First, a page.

10th Sunday after Trinity August 4, 2002
Acts 22:3-4, 26:10-11, 22:6-16
1 Corinthians 5:9-10
1 Timothy 1:12-17
26(st.1-3,6), 374, I Love to Tell the Story, 451
Hymns from The Lutheran Hymnal (1941) unless otherwise noted
From Miletus he sent to Ephesus and called for the elders of the church. And when they had come to him, he said to them: “You know, from the first day that I came to Asia, in what manner I always lived among you, serving the Lord with all humility, with many tears and trials which happened to me by the plotting of the Jews; how I kept back nothing that was helpful, but proclaimed it to you, and taught you publicly and from house to house, testifying to Jews, and also to Greeks, repentance toward God and faith toward our Lord Jesus Christ. And see, now I go bound in the spirit to Jerusalem, not knowing the things that will happen to me there except that the Holy Spirit testifies in every city, saying that chains and tribulations await me. But none of these things move me; nor do I count my life dear to myself, so that I may finish my race with joy, and the ministry which I received from the Lord Jesus, to testify to the gospel of the grace of God. And indeed, now I know that you all, among whom I have gone preaching the kingdom of God, will see my face no more. Therefore I testify to you this day that I am innocent of the blood of all men. For I have not shunned to declare to you the whole counsel of God. Therefore, take heed to yourselves and to all the flock, among which the Holy Spirit has made you overseers, to shepherd the church of God which He purchased with His own blood. For I know this, that after my departure savage wolves will come in among you, not sparing the flock. Also from among yourselves men will rise up, speaking perverse things, to draw away the disciples after themselves. Therefore watch, and remember that for three years I did not cease to warn everyone night and day with tears. So now, brethren, I commend you to God and to the word of His grace, which is able to build you up and give you an inheritance among all those who are sanctified. I have coveted no one’s silver or gold or apparel. Yes, you yourselves know that these hands have provided for my necessities, and for those who were with me. I have shown you in every way, by laboring like this, that you must support the weak. And remember the words of the Lord Jesus, that He said, ‘It is more blessed to give than to receive.’ ” And when he had said these things, he knelt down and prayed with them all. Then they all wept freely, and fell on Paul’s neck and kissed him, sorrowing most of all for the words which he spoke, that they would see his face no more. And they accompanied him to the ship.
In Christ Jesus upon whom our faith is founded, whose name we proclaim, and to whom our focus turns in the work of God’s Kingdom—dear fellow redeemed:
When a radio’s “tuning” goes out or you program a slightly wrong frequency on a stereo, you can still hear the radio station, you can still make out the words, but it just isn’t as clear as it could be. However, once the tuner has been brought to its true place, all of a sudden everything becomes clear, the sound is full.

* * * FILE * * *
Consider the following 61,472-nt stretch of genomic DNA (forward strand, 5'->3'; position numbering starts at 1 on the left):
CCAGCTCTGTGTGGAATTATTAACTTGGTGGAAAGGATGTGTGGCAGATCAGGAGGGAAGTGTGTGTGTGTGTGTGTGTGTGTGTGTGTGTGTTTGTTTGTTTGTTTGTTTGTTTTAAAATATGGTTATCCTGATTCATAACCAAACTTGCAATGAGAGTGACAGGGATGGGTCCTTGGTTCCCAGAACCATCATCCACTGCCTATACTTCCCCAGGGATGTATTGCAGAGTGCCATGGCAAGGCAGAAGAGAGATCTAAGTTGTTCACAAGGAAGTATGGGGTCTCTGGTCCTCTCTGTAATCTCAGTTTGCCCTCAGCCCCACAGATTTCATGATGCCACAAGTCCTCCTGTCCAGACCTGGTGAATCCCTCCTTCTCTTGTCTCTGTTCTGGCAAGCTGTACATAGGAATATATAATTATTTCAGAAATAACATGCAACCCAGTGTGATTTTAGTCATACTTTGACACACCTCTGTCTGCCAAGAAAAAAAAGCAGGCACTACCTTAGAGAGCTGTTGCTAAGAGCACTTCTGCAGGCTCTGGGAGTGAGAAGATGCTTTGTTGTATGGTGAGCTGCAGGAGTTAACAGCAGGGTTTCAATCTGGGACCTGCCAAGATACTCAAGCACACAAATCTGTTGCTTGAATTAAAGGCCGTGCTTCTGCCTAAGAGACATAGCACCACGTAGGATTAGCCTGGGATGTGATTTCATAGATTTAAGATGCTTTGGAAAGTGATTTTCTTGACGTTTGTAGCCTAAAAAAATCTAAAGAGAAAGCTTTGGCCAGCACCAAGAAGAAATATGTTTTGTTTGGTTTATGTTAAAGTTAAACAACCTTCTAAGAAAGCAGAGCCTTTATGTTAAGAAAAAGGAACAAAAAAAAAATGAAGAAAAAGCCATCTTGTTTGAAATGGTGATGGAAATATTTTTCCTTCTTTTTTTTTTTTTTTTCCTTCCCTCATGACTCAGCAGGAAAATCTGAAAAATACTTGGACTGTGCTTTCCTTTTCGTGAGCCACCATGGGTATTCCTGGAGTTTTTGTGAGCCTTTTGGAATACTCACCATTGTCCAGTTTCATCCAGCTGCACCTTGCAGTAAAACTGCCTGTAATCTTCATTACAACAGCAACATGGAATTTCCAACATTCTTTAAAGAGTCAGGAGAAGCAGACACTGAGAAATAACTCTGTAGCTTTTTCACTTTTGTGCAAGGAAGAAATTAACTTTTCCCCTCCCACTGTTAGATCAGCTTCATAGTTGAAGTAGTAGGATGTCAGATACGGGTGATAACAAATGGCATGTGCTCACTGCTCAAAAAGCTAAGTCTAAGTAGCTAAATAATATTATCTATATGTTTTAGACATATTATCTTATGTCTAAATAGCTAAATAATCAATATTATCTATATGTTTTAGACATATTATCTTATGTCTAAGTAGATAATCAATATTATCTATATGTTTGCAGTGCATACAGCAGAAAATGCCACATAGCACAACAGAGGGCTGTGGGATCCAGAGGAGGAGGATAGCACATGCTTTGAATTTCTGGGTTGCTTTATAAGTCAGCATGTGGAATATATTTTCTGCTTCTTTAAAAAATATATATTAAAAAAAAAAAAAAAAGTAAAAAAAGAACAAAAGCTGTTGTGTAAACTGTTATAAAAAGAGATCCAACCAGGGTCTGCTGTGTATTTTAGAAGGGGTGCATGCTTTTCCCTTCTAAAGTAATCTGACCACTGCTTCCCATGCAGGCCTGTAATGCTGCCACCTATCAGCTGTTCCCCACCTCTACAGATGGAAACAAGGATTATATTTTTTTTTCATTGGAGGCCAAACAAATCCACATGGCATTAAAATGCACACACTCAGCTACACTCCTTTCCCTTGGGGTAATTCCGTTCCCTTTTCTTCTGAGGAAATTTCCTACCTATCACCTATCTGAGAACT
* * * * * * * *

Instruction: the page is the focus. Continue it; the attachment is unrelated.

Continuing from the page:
Life in church and the work of the ministry is in some ways the same. If we were to forsake the Gospel, then the “tuning” is totally gone (and that’s not what we’re talking about). But it can occur that as we go about our work, using the Gospel in our day-to-day lives, that we begin to lose our proper “frequency.” We still have the Gospel, we are still proclaiming the truth, but we need to take the time to “sharpen” everything up, to refocus, to make everything clear and crisp once again.
We are nearing the frontier of another educational season. Christian Day Schools and Sunday Schools will begin in just a few weeks and everyone will get back to business after summer vacation. NOW is GOOD TIME to refocus, to sharpen our ministry again. This morning we use these words of Paul to the Ephesian elders in REFOCUSING OUR MINISTRY WITH THE EXAMPLE OF THE APOSTLE PAUL I. Focus on the message we proclaim II. Focus on the shepherding of the flock.
During Paul’s second missionary trip he stopped for a short time in Ephesus. The words we have read were spoken during Paul’s third missionary journey. Early in the third journey, Paul stopped in Ephesus and was at the center of a riot. As Paul preached Christ and the people in Ephesus began to turn away from their worship of the false god, Diana, the silversmiths who made shrines for Diana became angry because they were losing profit. One thing led to another and a riot erupted. The riot was quieted by the city clerk after which Paul and his fellow missionaries were sent on their way.
From Ephesus, Paul’s journey took him to Greece. Now (in the text), Paul was returning to Jerusalem and passing by Ephesus. He wanted to speak to the Ephesian elders to give instruction and encouragement, but did not wish to spend time in Ephesus because he was hurrying in an effort to return to Jerusalem by Pentecost. So, as Paul passed in the vicinity of Ephesus, he sent word to the Ephesian elders asking them to meet him in Miletus.
As Paul met with the Ephesian leaders he said, “…You know, from the first day that I came to Asia, in what manner I always lived among you, serving the Lord with all humility, with many tears and trials which happened to me by the plotting of the Jews; how I kept back nothing that was helpful, but proclaimed it to you, and taught you publicly and from house to house testifying to Jews, and also to Greeks, repentance toward God and faith toward our Lord Jesus Christ.” (vv. 18-21)